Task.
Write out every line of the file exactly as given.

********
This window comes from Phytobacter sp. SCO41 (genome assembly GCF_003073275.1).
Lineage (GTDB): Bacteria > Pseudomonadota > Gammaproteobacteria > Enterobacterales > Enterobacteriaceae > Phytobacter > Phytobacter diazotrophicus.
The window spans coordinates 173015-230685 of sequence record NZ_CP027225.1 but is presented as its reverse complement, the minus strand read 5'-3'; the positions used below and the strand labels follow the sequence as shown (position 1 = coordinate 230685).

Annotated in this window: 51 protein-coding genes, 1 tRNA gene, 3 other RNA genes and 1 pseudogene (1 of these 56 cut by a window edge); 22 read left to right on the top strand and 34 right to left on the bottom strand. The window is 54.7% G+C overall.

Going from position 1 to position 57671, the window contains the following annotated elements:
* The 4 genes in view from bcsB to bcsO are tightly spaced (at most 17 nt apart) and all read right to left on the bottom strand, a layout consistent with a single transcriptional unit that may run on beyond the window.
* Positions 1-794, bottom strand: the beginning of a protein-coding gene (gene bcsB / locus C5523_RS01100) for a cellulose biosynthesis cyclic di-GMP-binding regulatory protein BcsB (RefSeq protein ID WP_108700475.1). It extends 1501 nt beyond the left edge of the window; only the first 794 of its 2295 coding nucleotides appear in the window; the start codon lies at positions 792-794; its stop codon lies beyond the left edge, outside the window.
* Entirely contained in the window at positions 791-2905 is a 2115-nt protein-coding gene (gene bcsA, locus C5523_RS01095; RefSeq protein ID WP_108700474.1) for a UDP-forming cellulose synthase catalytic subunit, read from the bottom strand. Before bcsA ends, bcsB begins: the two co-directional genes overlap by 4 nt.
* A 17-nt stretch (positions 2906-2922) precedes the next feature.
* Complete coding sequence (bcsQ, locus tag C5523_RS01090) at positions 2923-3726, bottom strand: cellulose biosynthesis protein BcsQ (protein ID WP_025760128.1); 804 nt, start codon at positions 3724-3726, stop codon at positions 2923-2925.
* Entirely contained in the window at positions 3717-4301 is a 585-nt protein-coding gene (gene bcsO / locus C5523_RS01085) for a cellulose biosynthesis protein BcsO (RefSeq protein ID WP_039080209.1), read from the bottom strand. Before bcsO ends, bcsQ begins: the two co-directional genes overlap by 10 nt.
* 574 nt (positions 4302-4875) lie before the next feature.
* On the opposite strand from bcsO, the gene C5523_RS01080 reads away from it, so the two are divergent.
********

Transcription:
This window comes from Phytobacter sp. SCO41 (genome assembly GCF_003073275.1).
Lineage (GTDB): Bacteria > Pseudomonadota > Gammaproteobacteria > Enterobacterales > Enterobacteriaceae > Phytobacter > Phytobacter diazotrophicus.
The window spans coordinates 173015-230685 of sequence record NZ_CP027225.1 but is presented as its reverse complement, the minus strand read 5'-3'; the positions used below and the strand labels follow the sequence as shown (position 1 = coordinate 230685).

Annotated in this window: 51 protein-coding genes, 1 tRNA gene, 3 other RNA genes and 1 pseudogene (1 of these 56 cut by a window edge); 22 read left to right on the top strand and 34 right to left on the bottom strand. The window is 54.7% G+C overall.

Going from position 1 to position 57671, the window contains the following annotated elements:
* The 4 genes in view from bcsB to bcsO are tightly spaced (at most 17 nt apart) and all read right to left on the bottom strand, a layout consistent with a single transcriptional unit that may run on beyond the window.
* Positions 1-794, bottom strand: the beginning of a protein-coding gene (gene bcsB / locus C5523_RS01100) for a cellulose biosynthesis cyclic di-GMP-binding regulatory protein BcsB (RefSeq protein ID WP_108700475.1). It extends 1501 nt beyond the left edge of the window; only the first 794 of its 2295 coding nucleotides appear in the window; the start codon lies at positions 792-794; its stop codon lies beyond the left edge, outside the window.
* Entirely contained in the window at positions 791-2905 is a 2115-nt protein-coding gene (gene bcsA, locus C5523_RS01095; RefSeq protein ID WP_108700474.1) for a UDP-forming cellulose synthase catalytic subunit, read from the bottom strand. Before bcsA ends, bcsB begins: the two co-directional genes overlap by 4 nt.
* A 17-nt stretch (positions 2906-2922) precedes the next feature.
* Complete coding sequence (bcsQ, locus tag C5523_RS01090) at positions 2923-3726, bottom strand: cellulose biosynthesis protein BcsQ (protein ID WP_025760128.1); 804 nt, start codon at positions 3724-3726, stop codon at positions 2923-2925.
* Entirely contained in the window at positions 3717-4301 is a 585-nt protein-coding gene (gene bcsO / locus C5523_RS01085) for a cellulose biosynthesis protein BcsO (RefSeq protein ID WP_039080209.1), read from the bottom strand. Before bcsO ends, bcsQ begins: the two co-directional genes overlap by 10 nt.
* 574 nt (positions 4302-4875) lie before the next feature.
* On the opposite strand from bcsO, the gene C5523_RS01080 reads away from it, so the two are divergent.